Kerstin M Oltmanns, Alina Kistenmacher, Thalke Baumann, Simon Janka, Nina Herzog, Juliane Richter. Twice as High Diet-Induced Thermogenesis After Breakfast vs Dinner On High-Calorie as Well as Low-Calorie Meals. The Journal of Clinical Endocrinology & Metabolism, 2020; 105 (3) DOI: 10.1210/clinem/dgz311

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I always feel pretty good when eating a big breakfast.  I hardly ever feel hungrier than if I ate smaller ones.

 

My usual breakfast is 6 hard boiled eggs, 2 servings of oats with a scoop of protein and peanut butter and a bowl of yogurt.  I feel awesome with this and it's like 900 calories.  I can feel good until like 2-3 in the afternoon with that.  I grab a shake at ~10 and that seems to work for me.

 

I also sleep like ass when I eat a huge dinner so this tracks for me.

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WTH? That's a fucking man's breakfast. I usually end up eating 3 eggs cooked somehow, maybe a little bit of meat. Or 3 hard boiled eggs and some of Ben's favorite Fage yogurt. Something like that.

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When should you eat to manage your weight? Breakfast, not late-night snacks
Science News February 28, 2020

The balance between weight gain and weight gain loss is predominantly determined by what you eat, how much you eat, and by how much exercise you get. But another important factor is often neglected... Published February 27 in the open-access journal PLOS Biology, research conducted by Kevin Kelly, Owen McGuinness, Carl Johnson and colleagues of Vanderbilt University, USA shows that it's not just how many calories you eat, but WHEN you eat them that will determine how well you burn those calories.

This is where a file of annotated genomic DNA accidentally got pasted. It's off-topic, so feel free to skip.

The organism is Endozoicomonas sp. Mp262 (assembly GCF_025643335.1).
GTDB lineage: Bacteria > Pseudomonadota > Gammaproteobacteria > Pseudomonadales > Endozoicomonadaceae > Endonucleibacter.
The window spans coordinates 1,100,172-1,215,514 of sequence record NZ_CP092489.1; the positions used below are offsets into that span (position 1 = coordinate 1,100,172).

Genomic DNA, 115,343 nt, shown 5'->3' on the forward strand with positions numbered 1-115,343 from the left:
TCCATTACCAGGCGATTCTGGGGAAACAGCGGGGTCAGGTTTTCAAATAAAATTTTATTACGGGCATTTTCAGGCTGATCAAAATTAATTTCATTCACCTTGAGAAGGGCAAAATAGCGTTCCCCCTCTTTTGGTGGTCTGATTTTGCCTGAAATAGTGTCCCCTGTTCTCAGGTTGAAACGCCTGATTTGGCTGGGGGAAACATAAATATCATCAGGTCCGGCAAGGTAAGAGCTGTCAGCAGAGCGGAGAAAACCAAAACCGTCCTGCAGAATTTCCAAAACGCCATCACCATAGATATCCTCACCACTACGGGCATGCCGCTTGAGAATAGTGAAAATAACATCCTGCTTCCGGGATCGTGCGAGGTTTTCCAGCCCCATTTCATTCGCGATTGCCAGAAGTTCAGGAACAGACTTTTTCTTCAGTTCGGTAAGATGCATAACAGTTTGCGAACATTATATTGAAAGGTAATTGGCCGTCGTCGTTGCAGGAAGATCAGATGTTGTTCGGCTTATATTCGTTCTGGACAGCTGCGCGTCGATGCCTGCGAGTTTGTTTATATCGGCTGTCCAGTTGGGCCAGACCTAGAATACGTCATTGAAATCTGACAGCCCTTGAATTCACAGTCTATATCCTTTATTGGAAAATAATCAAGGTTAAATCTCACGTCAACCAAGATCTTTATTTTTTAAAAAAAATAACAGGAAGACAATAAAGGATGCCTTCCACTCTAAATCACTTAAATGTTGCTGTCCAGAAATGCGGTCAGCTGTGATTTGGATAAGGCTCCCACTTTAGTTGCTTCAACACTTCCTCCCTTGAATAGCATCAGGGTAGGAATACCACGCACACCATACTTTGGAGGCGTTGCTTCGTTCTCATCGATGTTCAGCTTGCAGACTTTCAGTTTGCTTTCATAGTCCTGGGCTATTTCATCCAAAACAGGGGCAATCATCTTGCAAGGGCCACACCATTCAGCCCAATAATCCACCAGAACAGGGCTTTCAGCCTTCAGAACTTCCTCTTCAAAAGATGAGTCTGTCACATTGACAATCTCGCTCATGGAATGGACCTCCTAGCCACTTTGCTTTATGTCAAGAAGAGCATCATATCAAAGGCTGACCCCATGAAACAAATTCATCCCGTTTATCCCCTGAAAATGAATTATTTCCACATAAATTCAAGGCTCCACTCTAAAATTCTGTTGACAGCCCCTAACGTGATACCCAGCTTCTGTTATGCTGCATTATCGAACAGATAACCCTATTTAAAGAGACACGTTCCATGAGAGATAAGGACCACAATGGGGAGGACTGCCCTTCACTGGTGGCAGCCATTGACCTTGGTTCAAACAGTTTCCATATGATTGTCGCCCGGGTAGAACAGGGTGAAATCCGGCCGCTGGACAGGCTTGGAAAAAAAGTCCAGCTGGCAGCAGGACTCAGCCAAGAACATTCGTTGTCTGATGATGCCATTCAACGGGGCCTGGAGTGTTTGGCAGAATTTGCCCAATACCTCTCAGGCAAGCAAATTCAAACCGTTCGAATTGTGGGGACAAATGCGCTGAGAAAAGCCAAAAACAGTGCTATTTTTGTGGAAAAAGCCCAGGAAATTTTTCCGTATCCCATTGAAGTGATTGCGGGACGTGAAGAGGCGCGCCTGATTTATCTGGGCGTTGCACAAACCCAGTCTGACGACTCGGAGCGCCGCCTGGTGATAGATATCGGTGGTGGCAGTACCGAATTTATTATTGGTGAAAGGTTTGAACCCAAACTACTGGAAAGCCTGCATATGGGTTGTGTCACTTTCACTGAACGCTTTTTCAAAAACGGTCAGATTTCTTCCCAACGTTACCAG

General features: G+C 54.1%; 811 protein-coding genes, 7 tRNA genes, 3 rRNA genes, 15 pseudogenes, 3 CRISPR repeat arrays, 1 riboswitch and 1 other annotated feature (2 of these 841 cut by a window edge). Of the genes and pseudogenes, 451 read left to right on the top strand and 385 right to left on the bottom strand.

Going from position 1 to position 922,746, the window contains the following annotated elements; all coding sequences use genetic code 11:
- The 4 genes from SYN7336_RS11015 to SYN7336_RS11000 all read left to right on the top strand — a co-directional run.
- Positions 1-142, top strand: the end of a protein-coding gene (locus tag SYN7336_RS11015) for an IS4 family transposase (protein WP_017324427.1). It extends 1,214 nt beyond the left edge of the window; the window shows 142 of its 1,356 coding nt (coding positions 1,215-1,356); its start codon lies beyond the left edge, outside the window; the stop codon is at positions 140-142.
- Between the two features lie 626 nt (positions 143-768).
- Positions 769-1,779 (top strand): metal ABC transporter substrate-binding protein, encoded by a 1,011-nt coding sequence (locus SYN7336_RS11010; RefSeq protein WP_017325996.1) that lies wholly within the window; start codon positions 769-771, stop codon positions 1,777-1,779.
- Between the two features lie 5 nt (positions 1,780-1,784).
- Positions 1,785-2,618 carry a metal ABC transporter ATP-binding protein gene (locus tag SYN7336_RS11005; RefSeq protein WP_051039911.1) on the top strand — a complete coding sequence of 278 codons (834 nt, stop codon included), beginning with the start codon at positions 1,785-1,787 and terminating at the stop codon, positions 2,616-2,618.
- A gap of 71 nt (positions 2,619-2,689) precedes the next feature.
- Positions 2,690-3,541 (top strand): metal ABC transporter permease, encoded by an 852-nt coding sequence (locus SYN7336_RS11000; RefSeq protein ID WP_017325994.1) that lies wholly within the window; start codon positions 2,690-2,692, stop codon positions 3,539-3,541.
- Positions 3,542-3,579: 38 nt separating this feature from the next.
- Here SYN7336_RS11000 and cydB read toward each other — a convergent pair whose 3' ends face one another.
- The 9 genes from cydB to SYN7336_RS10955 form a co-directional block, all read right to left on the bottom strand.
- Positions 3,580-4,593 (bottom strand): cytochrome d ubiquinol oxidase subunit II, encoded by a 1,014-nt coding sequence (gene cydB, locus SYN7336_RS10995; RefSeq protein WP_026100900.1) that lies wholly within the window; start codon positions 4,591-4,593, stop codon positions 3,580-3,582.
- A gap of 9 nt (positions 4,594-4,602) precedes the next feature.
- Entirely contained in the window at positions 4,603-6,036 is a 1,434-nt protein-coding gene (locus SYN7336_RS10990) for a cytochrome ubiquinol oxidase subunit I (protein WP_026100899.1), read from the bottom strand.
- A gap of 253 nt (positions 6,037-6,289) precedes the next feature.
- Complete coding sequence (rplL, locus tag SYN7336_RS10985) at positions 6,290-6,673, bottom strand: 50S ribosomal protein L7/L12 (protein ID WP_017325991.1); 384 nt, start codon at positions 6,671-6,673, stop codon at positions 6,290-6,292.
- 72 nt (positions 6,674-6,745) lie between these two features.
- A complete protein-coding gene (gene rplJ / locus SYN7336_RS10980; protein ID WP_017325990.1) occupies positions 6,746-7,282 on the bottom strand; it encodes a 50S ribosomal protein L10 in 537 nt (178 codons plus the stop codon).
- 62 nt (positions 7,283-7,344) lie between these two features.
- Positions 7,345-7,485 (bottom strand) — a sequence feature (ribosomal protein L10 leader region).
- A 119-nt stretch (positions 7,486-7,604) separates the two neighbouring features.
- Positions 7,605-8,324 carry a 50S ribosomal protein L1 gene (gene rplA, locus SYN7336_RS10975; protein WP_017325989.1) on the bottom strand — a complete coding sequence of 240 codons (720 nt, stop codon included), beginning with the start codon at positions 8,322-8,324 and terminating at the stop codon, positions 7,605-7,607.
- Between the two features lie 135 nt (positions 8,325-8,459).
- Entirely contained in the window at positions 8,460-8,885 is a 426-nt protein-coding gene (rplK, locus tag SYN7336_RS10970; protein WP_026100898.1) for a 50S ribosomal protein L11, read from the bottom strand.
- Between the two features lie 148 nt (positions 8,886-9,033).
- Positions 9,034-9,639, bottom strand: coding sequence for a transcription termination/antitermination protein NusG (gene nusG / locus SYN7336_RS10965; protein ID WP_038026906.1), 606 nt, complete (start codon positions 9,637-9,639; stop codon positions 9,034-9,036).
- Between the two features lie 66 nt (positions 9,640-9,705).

Your daily biological clock and sleep regulate how the food you eat is metabolized; thus the choice of burning fats or carbohydrates changes depending on the time of day or night. Your body's circadian rhythm has programmed your body to burn fat when you sleep, so when you skip breakfast and then snack at night you delay burning the fat. The researchers monitored the metabolism of mid-aged and older subjects in a whole-room respiratory chamber over two separate 56-hour sessions, using a "random crossover" experimental design. In each session, lunch and dinner were presented at the same times (12:30 and 17:45, respectively), but the timing of the third meal differed between the two halves of the study. Thus in one of the 56-hour bouts, the additional daily meal was presented as breakfast (8:00) whereas in the other session, a nutritionally equivalent meal was presented to the same subjects as a late-evening snack (22:00). The duration of the overnight fast was the same for both sessions.

 

Whereas the two sessions did not differ in the amount or type of food eaten or in the subjects' activity levels, the daily timing of nutrient availability, coupled with clock/sleep control of metabolism, flipped a switch in the subjects' fat/carbohydrate preference such that the late-evening snack session resulted in less fat burned when compared to the breakfast session. The timing of meals during the day/night cycle therefore affects the extent to which ingested food is used versus stored.

 

Journal Reference:

Kevin Parsons Kelly, Owen P. McGuinness, Maciej Buchowski, Jacob J. Hughey, Heidi Chen, James Powers, Terry Page, Carl Hirschie Johnson. Eating breakfast and avoiding late-evening snacking sustains lipid oxidation. PLOS Biology, 2020; 18 (2): e3000622 DOI: